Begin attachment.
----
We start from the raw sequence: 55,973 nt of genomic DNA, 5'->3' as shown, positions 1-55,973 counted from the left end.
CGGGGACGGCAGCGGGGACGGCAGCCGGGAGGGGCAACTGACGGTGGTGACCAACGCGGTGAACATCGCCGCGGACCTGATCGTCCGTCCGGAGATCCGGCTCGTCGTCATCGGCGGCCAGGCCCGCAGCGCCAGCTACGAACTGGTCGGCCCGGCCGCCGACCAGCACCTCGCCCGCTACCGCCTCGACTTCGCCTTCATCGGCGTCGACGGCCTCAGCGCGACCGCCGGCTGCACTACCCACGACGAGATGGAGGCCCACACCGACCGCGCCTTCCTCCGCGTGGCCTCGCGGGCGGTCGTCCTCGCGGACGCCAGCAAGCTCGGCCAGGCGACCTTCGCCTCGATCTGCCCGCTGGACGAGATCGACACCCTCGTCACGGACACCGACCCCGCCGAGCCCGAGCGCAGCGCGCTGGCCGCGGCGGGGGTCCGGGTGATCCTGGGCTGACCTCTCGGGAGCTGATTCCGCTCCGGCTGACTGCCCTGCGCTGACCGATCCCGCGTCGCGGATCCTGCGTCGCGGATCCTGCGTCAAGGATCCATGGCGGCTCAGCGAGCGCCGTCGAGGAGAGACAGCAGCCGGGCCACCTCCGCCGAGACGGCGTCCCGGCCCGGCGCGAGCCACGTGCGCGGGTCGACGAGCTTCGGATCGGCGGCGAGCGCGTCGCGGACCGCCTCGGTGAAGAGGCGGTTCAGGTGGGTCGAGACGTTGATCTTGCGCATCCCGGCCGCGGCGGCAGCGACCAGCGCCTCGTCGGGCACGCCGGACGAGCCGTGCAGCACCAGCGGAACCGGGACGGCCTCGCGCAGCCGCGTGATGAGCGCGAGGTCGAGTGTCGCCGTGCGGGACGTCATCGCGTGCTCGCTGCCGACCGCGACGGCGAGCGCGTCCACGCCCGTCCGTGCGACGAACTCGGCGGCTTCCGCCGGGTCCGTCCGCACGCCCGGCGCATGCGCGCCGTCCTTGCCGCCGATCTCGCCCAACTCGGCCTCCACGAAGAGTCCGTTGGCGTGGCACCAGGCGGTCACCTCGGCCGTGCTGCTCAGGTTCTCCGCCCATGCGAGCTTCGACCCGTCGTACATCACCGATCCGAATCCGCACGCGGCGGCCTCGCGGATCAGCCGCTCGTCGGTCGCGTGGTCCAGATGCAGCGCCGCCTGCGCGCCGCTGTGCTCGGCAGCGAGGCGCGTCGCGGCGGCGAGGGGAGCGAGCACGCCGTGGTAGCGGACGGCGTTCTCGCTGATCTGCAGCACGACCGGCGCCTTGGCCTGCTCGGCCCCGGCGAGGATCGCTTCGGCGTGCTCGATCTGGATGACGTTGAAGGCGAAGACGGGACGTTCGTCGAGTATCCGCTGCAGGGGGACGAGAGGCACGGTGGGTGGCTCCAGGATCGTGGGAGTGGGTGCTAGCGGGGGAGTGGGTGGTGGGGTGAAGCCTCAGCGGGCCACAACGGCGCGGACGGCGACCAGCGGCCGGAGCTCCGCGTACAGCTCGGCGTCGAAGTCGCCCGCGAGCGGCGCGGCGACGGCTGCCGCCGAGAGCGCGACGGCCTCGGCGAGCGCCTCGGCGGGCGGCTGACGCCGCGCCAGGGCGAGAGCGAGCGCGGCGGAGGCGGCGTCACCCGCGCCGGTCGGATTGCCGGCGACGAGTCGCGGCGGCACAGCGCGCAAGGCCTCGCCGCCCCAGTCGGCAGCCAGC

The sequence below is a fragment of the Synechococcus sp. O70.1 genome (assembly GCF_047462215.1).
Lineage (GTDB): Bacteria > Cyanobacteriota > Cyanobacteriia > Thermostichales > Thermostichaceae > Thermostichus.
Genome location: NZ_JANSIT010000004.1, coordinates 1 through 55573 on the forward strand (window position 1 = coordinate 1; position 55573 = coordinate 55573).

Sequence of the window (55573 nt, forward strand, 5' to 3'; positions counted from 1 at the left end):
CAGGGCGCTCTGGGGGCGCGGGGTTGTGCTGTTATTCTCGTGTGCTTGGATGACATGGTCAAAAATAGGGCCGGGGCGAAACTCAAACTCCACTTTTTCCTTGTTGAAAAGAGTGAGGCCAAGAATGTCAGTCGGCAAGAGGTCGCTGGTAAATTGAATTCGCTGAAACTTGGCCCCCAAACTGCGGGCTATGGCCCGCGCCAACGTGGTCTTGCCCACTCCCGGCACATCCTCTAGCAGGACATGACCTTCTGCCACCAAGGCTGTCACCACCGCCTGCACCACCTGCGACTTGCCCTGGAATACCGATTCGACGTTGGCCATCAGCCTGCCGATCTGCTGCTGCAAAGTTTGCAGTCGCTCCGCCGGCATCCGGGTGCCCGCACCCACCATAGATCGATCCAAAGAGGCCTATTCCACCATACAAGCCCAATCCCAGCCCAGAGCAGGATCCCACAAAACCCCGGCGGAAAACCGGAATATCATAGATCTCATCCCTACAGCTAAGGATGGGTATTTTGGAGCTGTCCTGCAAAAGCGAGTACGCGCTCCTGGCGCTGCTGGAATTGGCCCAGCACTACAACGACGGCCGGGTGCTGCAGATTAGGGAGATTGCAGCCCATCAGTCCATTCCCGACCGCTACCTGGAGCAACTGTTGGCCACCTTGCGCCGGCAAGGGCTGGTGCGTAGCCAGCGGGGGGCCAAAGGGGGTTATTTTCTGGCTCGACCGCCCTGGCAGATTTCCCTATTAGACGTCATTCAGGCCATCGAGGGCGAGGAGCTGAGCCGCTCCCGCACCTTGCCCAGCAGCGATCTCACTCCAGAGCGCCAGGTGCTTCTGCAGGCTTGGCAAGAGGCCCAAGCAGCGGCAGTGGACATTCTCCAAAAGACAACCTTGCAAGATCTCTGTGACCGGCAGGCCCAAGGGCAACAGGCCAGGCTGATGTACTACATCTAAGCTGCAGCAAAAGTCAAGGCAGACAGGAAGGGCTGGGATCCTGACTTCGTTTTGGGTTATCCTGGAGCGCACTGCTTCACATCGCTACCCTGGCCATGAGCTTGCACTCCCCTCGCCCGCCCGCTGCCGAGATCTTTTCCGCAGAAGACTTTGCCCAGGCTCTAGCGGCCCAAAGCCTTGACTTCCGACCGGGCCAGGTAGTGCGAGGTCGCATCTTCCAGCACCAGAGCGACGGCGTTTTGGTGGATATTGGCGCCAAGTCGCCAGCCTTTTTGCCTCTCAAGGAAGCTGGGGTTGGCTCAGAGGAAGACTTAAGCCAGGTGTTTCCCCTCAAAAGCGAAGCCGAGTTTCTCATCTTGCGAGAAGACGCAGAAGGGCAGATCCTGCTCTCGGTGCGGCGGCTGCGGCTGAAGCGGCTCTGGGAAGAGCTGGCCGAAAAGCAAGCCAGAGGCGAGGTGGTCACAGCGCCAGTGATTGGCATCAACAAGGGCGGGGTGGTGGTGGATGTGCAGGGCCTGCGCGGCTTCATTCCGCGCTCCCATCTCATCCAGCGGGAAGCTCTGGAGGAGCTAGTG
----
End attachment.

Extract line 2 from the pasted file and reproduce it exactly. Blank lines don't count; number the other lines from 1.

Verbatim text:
CGGGGACGGCAGCGGGGACGGCAGCCGGGAGGGGCAACTGACGGTGGTGACCAACGCGGTGAACATCGCCGCGGACCTGATCGTCCGTCCGGAGATCCGGCTCGTCGTCATCGGCGGCCAGGCCCGCAGCGCCAGCTACGAACTGGTCGGCCCGGCCGCCGACCAGCACCTCGCCCGCTACCGCCTCGACTTCGCCTTCATCGGCGTCGACGGCCTCAGCGCGACCGCCGGCTGCACTACCCACGACGAGATGGAGGCCCACACCGACCGCGCCTTCCTCCGCGTGGCCTCGCGGGCGGTCGTCCTCGCGGACGCCAGCAAGCTCGGCCAGGCGACCTTCGCCTCGATCTGCCCGCTGGACGAGATCGACACCCTCGTCACGGACACCGACCCCGCCGAGCCCGAGCGCAGCGCGCTGGCCGCGGCGGGGGTCCGGGTGATCCTGGGCTGACCTCTCGGGAGCTGATTCCGCTCCGGCTGACTGCCCTGCGCTGACCGATCCCGCGTCGCGGATCCTGCGTCGCGGATCCTGCGTCAAGGATCCATGGCGGCTCAGCGAGCGCCGTCGAGGAGAGACAGCAGCCGGGCCACCTCCGCCGAGACGGCGTCCCGGCCCGGCGCGAGCCACGTGCGCGGGTCGACGAGCTTCGGATCGGCGGCGAGCGCGTCGCGGACCGCCTCGGTGAAGAGGCGGTTCAGGTGGGTCGAGACGTTGATCTTGCGCATCCCGGCCGCGGCGGCAGCGACCAGCGCCTCGTCGGGCACGCCGGACGAGCCGTGCAGCACCAGCGGAACCGGGACGGCCTCGCGCAGCCGCGTGATGAGCGCGAGGTCGAGTGTCGCCGTGCGGGACGTCATCGCGTGCTCGCTGCCGACCGCGACGGCGAGCGCGTCCACGCCCGTCCGTGCGACGAACTCGGCGGCTTCCGCCGGGTCCGTCCGCACGCCCGGCGCATGCGCGCCGTCCTTGCCGCCGATCTCGCCCAACTCGGCCTCCACGAAGAGTCCGTTGGCGTGGCACCAGGCGGTCACCTCGGCCGTGCTGCTCAGGTTCTCCGCCCATGCGAGCTTCGACCCGTCGTACATCACCGATCCGAATCCGCACGCGGCGGCCTCGCGGATCAGCCGCTCGTCGGTCGCGTGGTCCAGATGCAGCGCCGCCTGCGCGCCGCTGTGCTCGGCAGCGAGGCGCGTCGCGGCGGCGAGGGGAGCGAGCACGCCGTGGTAGCGGACGGCGTTCTCGCTGATCTGCAGCACGACCGGCGCCTTGGCCTGCTCGGCCCCGGCGAGGATCGCTTCGGCGTGCTCGATCTGGATGACGTTGAAGGCGAAGACGGGACGTTCGTCGAGTATCCGCTGCAGGGGGACGAGAGGCACGGTGGGTGGCTCCAGGATCGTGGGAGTGGGTGCTAGCGGGGGAGTGGGTGGTGGGGTGAAGCCTCAGCGGGCCACAACGGCGCGGACGGCGACCAGCGGCCGGAGCTCCGCGTACAGCTCGGCGTCGAAGTCGCCCGCGAGCGGCGCGGCGACGGCTGCCGCCGAGAGCGCGACGGCCTCGGCGAGCGCCTCGGCGGGCGGCTGACGCCGCGCCAGGGCGAGAGCGAGCGCGGCGGAGGCGGCGTCACCCGCGCCGGTCGGATTGCCGGCGACGAGTCGCGGCGGCACAGCGCGCAAGGCCTCGCCGCCCCAGTCGGCAGCCAGC